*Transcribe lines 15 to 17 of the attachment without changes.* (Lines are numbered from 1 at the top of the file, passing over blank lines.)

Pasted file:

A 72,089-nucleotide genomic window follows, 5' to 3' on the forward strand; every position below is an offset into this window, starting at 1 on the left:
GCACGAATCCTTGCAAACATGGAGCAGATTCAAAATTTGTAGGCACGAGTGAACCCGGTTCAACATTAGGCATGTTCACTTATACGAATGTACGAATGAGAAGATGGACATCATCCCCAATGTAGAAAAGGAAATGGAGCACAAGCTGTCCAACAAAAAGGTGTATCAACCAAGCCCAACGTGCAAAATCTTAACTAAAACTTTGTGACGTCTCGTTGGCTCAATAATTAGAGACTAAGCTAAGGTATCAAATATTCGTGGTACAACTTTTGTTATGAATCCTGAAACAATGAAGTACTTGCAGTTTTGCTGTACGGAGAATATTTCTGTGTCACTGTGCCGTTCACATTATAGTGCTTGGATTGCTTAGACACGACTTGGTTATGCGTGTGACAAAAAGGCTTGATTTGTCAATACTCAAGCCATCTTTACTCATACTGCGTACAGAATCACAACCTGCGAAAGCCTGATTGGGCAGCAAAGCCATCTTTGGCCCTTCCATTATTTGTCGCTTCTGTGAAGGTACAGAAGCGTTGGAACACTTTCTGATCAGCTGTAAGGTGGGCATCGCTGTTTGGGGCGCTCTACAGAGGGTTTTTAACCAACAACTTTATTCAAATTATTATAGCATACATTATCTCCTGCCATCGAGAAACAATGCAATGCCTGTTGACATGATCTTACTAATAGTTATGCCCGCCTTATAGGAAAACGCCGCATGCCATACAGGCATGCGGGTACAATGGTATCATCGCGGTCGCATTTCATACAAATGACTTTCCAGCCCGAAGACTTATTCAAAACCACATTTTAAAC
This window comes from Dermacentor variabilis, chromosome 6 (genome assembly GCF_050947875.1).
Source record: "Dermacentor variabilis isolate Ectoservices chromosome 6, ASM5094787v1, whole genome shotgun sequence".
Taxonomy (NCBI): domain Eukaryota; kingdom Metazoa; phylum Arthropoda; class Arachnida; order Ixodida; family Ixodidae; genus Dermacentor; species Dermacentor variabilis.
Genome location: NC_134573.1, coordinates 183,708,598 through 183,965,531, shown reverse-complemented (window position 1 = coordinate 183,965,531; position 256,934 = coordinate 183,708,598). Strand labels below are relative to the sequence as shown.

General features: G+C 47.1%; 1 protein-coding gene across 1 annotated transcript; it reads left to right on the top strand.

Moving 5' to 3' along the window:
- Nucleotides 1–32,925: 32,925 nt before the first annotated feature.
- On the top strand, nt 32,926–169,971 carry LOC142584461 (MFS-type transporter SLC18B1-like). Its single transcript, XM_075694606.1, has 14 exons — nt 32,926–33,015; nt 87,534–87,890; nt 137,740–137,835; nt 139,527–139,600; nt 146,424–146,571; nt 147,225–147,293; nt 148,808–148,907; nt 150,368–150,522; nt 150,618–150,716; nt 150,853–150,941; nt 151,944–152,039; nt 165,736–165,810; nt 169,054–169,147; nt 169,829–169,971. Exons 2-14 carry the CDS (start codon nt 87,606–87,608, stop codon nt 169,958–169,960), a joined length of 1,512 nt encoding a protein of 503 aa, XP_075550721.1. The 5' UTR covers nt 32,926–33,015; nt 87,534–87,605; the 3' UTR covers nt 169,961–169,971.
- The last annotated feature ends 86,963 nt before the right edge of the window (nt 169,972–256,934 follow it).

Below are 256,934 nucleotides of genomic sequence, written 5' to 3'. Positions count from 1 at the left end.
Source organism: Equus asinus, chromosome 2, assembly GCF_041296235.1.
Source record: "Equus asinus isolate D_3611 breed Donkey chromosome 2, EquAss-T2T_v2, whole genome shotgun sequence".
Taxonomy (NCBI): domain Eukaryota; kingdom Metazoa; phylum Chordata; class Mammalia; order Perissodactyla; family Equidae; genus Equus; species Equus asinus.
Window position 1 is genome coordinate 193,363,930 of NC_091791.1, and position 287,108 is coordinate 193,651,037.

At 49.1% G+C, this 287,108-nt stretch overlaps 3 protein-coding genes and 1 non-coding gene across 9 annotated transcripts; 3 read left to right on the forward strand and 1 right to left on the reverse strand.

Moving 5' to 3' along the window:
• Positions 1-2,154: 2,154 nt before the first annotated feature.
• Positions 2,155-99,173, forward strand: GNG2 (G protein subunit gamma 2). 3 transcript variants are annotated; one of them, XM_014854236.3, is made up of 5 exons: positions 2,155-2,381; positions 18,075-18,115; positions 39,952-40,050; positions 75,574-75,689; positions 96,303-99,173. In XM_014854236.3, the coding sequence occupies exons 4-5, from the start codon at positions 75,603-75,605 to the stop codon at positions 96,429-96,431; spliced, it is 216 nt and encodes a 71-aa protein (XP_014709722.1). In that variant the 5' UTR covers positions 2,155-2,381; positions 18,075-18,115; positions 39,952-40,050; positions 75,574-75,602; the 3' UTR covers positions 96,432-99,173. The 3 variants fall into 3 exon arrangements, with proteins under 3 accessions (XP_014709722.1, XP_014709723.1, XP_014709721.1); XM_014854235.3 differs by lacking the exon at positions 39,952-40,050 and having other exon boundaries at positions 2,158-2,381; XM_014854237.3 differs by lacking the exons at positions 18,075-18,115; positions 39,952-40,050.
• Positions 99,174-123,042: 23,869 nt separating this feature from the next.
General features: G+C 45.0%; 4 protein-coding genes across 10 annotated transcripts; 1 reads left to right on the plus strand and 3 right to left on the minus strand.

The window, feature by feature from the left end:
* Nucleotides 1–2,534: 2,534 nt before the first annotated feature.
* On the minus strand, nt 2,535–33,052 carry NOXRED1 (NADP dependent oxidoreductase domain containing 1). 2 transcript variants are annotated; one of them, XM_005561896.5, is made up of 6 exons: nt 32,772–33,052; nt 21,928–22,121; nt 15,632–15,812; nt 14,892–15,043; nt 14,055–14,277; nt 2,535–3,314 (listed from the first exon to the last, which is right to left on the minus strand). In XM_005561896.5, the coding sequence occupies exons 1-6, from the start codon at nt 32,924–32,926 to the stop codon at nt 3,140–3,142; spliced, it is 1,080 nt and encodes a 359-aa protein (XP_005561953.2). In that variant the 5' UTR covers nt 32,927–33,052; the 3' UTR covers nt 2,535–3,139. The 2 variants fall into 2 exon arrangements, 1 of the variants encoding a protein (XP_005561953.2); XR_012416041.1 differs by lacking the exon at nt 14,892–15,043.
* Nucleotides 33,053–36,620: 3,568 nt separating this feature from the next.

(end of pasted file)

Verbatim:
Taxonomy (NCBI): domain Eukaryota; kingdom Metazoa; phylum Chordata; class Mammalia; order Perissodactyla; family Equidae; genus Equus; species Equus asinus.
Window position 1 is genome coordinate 193,363,930 of NC_091791.1, and position 287,108 is coordinate 193,651,037.

At 49.1% G+C, this 287,108-nt stretch overlaps 3 protein-coding genes and 1 non-coding gene across 9 annotated transcripts; 3 read left to right on the forward strand and 1 right to left on the reverse strand.